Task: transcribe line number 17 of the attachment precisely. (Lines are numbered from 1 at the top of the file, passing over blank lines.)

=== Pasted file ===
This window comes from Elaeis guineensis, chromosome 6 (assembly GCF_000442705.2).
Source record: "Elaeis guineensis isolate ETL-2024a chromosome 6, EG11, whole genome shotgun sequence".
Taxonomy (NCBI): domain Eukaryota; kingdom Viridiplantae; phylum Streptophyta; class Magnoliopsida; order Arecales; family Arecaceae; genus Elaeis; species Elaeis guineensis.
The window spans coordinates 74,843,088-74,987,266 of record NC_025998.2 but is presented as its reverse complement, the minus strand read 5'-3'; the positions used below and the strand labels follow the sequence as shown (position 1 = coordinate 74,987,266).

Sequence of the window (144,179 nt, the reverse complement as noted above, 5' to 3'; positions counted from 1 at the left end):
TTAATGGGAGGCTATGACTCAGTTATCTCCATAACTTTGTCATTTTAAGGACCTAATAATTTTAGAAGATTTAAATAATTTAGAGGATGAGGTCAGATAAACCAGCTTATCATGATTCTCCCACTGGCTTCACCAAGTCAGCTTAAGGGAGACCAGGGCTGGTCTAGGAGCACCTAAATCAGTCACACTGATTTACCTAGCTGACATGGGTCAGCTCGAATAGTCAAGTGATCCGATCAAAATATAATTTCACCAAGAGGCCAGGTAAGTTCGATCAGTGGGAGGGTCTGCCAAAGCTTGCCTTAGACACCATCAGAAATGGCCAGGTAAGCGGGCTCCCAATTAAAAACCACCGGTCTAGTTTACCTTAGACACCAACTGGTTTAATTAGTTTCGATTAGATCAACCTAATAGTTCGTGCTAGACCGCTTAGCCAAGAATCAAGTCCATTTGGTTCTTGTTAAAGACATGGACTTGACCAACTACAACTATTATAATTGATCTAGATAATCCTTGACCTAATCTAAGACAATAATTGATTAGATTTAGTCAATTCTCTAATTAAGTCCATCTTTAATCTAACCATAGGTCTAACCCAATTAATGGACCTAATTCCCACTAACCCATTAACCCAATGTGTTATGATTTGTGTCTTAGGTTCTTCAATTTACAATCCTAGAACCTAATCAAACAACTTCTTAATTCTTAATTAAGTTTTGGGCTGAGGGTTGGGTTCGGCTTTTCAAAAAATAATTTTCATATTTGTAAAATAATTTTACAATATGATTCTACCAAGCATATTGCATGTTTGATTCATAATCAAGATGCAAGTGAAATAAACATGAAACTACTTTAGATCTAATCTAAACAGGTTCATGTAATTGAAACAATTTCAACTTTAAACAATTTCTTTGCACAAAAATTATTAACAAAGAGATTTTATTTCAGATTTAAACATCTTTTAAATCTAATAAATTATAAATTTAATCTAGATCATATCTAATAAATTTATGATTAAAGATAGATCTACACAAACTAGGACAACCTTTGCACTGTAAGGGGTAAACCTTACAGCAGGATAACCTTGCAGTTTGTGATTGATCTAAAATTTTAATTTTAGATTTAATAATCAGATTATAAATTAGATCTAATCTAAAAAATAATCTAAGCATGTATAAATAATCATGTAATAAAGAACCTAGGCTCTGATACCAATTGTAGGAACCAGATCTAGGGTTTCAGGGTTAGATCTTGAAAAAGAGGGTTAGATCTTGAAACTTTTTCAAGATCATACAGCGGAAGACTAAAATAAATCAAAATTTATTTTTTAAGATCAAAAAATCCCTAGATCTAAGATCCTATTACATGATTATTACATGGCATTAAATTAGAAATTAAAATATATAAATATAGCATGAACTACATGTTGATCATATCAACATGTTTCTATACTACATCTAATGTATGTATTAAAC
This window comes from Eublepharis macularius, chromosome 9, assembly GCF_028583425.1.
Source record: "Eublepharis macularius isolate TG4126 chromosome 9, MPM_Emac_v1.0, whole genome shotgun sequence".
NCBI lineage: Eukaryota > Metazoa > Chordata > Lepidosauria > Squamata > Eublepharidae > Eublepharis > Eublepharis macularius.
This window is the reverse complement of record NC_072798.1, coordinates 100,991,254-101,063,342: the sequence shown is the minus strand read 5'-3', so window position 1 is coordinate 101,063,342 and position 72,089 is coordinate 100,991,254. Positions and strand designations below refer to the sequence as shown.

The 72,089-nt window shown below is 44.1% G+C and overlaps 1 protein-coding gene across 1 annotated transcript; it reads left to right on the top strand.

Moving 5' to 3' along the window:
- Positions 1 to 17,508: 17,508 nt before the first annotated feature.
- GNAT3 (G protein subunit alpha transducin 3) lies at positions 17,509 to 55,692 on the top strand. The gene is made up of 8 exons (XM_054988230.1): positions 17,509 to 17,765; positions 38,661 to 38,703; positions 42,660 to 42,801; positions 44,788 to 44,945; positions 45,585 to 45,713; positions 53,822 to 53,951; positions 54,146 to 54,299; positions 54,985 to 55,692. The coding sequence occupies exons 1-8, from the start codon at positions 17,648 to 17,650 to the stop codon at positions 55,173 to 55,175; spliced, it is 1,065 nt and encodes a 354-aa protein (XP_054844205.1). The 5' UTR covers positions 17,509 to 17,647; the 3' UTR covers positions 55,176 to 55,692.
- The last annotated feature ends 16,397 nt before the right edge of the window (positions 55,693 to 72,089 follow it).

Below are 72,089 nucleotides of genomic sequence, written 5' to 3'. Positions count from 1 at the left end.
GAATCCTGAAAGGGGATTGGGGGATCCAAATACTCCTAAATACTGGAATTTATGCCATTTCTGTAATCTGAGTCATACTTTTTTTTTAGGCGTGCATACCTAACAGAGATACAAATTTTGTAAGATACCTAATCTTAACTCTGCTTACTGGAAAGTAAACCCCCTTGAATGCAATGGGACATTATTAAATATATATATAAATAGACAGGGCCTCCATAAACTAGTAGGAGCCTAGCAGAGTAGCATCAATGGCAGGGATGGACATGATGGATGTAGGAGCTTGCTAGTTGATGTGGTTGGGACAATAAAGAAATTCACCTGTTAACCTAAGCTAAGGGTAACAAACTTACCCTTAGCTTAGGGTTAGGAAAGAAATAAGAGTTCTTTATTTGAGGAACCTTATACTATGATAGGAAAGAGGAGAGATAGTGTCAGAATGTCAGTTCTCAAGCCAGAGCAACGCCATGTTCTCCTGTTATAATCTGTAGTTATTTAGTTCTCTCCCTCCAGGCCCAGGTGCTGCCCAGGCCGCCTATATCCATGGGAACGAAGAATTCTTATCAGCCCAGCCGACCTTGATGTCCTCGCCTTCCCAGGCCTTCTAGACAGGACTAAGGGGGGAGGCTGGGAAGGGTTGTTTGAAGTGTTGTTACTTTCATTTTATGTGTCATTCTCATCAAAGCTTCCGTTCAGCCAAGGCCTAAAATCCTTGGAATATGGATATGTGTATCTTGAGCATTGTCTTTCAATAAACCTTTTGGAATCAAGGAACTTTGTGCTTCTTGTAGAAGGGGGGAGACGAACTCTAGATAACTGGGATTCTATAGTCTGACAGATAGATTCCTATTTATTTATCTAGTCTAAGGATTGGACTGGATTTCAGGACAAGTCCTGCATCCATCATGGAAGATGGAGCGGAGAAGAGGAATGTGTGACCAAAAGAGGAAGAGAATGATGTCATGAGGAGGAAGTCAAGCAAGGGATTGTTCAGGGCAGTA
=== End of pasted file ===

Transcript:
GAATCCTGAAAGGGGATTGGGGGATCCAAATACTCCTAAATACTGGAATTTATGCCATTTCTGTAATCTGAGTCATACTTTTTTTTTAGGCGTGCATACCTAACAGAGATACAAATTTTGTAAGATACCTAATCTTAACTCTGCTTACTGGAAAGTAAACCCCCTTGAATGCAATGGGACATTATTAAATATATATATAAATAGACAGGGCCTCCATAAACTAGTAGGAGCCTAGCAGAGTAGCATCAATGGCAGGGATGGACATGATGGATGTAGGAGCTTGCTAGTTGATGTGGTTGGGACAATAAAGAAATTCACCTGTTAACCTAAGCTAAGGGTAACAAACTTACCCTTAGCTTAGGGTTAGGAAAGAAATAAGAGTTCTTTATTTGAGGAACCTTATACTATGATAGGAAAGAGGAGAGATAGTGTCAGAATGTCAGTTCTCAAGCCAGAGCAACGCCATGTTCTCCTGTTATAATCTGTAGTTATTTAGTTCTCTCCCTCCAGGCCCAGGTGCTGCCCAGGCCGCCTATATCCATGGGAACGAAGAATTCTTATCAGCCCAGCCGACCTTGATGTCCTCGCCTTCCCAGGCCTTCTAGACAGGACTAAGGGGGGAGGCTGGGAAGGGTTGTTTGAAGTGTTGTTACTTTCATTTTATGTGTCATTCTCATCAAAGCTTCCGTTCAGCCAAGGCCTAAAATCCTTGGAATATGGATATGTGTATCTTGAGCATTGTCTTTCAATAAACCTTTTGGAATCAAGGAACTTTGTGCTTCTTGTAGAAGGGGGGAGACGAACTCTAGATAACTGGGATTCTATAGTCTGACAGATAGATTCCTATTTATTTATCTAGTCTAAGGATTGGACTGGATTTCAGGACAAGTCCTGCATCCATCATGGAAGATGGAGCGGAGAAGAGGAATGTGTGACCAAAAGAGGAAGAGAATGATGTCATGAGGAGGAAGTCAAGCAAGGGATTGTTCAGGGCAGTA